9 Subtle Symptoms Of A Thyroid Problem Hard To Ignore

Subtle Symptoms Of A Thyroid Problem Hard To Ignore

Despite, a significant number of people with thyroid deficiency, routine blood tests do not detect thyroid hormone deficiency, leaving patients without an exact explanation for their symptoms. 

Problems with estrogen and testosterone, the body's main sex hormones, tend to arouse wide public interest. However, we should pay more attention to a much more common endocrine disorder: abnormal thyroid hormone levels. Thyroid disorders can affect a wide range of bodily functions and lead to a confusing and often misdiagnosed array of symptoms. 

Symptoms vary from person to person and can appear slowly so that they are not detected or suddenly. Experts believe that 40 to 60 percent of people with thyroid disease do not know they have it. However, even in subclinical disorders, proper diagnosis and relatively simple treatment of abnormal thyroid levels can improve quality of life. 

Functions of Thyroid Gland

The thyroid is a butterfly-shaped gland in the neck that plays an important role in almost every area of the body. The thyroid produces hormones that regulate metabolism and body functions such as breathing, body temperature, menstrual cycle, control, and affect your heart, muscles in your brain, and other parts of your body. When the thyroid produces too much or too little hormone, your basic functions such as sleep, weight, appetite, and mood are affected. 

Thyroid Disorders

Almost 200 million people worldwide are affected by thyroid problems. Thyroid problems affect women more than men. Women are eight times more likely to have it. According to the American Thyroid Association, thyroid disease is common in women, one in eight women experience this disease. Too much or too little of your hormones can have a major impact on your health and well-being.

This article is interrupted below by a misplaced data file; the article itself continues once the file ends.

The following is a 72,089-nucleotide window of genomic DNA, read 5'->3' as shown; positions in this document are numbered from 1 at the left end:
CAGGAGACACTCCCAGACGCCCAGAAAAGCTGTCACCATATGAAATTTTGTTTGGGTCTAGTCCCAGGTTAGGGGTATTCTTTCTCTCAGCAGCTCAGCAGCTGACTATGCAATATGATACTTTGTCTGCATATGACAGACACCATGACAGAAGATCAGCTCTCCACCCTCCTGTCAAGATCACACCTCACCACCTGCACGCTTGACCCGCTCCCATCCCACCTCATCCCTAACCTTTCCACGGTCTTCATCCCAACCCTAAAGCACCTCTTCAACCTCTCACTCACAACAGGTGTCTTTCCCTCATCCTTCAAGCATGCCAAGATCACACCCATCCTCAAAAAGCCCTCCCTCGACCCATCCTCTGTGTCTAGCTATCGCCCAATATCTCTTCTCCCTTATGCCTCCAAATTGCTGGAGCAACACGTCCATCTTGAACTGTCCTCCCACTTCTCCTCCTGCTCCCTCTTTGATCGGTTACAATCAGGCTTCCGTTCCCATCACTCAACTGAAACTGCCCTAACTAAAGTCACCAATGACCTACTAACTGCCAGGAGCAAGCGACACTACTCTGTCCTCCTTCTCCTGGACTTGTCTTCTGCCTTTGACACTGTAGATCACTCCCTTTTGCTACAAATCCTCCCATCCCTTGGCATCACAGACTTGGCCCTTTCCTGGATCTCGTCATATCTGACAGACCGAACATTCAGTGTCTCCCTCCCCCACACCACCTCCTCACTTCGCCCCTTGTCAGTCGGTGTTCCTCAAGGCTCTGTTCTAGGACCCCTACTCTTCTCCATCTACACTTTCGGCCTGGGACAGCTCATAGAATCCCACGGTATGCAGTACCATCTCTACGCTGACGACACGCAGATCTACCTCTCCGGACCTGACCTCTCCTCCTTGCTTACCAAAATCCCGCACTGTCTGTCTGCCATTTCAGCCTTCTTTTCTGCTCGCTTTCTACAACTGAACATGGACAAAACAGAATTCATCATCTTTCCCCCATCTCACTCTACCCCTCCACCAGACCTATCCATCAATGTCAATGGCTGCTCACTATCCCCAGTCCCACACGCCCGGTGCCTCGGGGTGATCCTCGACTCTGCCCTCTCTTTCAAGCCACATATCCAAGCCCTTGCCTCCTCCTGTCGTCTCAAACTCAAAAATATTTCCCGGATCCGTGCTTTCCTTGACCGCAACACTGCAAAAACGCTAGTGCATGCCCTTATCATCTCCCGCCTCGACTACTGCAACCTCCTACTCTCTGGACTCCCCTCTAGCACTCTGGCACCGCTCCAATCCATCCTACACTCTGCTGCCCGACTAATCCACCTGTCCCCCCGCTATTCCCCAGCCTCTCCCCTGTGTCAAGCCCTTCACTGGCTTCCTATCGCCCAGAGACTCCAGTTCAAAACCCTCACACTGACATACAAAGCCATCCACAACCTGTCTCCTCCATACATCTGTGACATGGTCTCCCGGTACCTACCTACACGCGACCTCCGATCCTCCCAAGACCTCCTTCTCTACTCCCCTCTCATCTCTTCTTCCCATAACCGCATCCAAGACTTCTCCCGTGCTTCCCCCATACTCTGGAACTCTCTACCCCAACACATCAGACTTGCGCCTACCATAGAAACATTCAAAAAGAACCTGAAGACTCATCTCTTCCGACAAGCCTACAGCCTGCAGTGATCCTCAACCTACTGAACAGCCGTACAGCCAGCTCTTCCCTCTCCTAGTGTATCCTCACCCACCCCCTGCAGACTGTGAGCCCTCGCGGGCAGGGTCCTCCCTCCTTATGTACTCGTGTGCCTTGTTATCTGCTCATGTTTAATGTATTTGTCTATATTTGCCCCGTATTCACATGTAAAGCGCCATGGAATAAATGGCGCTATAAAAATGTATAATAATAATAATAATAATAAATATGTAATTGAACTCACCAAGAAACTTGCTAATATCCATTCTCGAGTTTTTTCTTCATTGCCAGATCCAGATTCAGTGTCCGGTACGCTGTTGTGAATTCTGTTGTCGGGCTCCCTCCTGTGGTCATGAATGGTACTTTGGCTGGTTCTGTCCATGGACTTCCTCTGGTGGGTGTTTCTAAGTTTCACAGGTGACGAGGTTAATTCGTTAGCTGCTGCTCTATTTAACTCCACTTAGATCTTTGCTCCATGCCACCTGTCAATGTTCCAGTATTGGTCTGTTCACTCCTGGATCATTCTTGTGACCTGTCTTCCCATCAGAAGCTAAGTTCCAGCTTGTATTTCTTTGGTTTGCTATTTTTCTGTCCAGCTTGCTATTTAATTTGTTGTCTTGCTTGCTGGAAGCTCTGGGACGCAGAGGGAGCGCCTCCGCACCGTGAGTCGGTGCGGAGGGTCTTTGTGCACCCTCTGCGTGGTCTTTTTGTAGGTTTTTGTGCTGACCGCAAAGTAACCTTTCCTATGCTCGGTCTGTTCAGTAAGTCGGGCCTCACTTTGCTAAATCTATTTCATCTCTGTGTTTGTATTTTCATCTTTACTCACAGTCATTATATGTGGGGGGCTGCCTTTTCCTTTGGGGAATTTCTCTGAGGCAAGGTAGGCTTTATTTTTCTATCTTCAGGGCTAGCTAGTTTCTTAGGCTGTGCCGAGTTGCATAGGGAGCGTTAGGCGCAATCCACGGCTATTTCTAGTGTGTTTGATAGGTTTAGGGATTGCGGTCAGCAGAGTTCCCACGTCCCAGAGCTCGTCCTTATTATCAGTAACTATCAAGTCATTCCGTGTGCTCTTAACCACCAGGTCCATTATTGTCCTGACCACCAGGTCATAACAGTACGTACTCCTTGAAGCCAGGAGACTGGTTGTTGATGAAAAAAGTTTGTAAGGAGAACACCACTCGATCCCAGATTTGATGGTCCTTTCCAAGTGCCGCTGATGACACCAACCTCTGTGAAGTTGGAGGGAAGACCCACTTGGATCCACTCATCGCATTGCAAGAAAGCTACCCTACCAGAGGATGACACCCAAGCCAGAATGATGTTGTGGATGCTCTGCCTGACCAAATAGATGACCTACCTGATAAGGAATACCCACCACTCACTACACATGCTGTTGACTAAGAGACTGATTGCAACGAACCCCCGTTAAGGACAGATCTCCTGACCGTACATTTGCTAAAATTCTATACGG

Hyperthyroidism: Hyperthyroidism is an overactive thyroid, this condition occurs when the gland produces excess thyroid hormones. Excess hormones can cause many problems, such as mood swings, anxiety, fatigue, and heart palpitations, to name just a few. When the thyroid gland is overly active, it can be treated with medication to slow hormone production, for example, radioactive iodine and antithyroid drugs. 

Even when thyroid hormone levels in the blood are normal if the thyroid-stimulating hormone level is low (in what is called subclinical hyperthyroidism), serious problems can occur. With subclinical hyperthyroidism, the risk of fractures - especially the hip - was significantly high. In fact, a recent study involving 700 adults, 65 years and older with subclinical hypothyroidism found no benefit from thyroid hormone treatment. 

Hypothyroidism: Unlike hyperthyroidism, hypothyroidism occurs when not enough thyroid hormones are produced, causing symptoms such as constipation, feeling cold, tired, and difficulty concentrating. If a person suffers from hypothyroidism at a young age, this can cause growth problems, delayed puberty, and irregular menstrual periods. In case the problem is low activity of the gland, the treatment consists of the replacement of the necessary hormones by means of specific medications. Subclinical hypothyroidism (normal thyroid hormone levels but too much thyroid-stimulating hormone) can increase the risk of heart problems, especially in young and middle-aged adults. 

Therefore, it is very important to always be alert and act immediately if you feel any symptoms as below: 

The Subtle Symptoms of Thyroid Disorders 

The symptoms of thyroid dysfunction vary widely from one person to another and tend to develop gradually, so it is possible that neither patients nor doctors will recognize them as a problem that should be studied and treated. 

1. You Feel Tired After a Full Night's Sleep

If you feel this way, you may have hypothyroidism, which is an underactive thyroid. Your body feels sluggish due to low thyroid hormone production and a slower metabolism. 

2. Weight Gain or Loss for No Apparent Reason

This condition is another common sign of thyroid problems. Maybe you're eating less and exercising, but you're still gaining weight. This is a sign that your thyroid is underactive. This causes the body's metabolism to slow down so that the body burns less energy and ultimately leads to weight gain.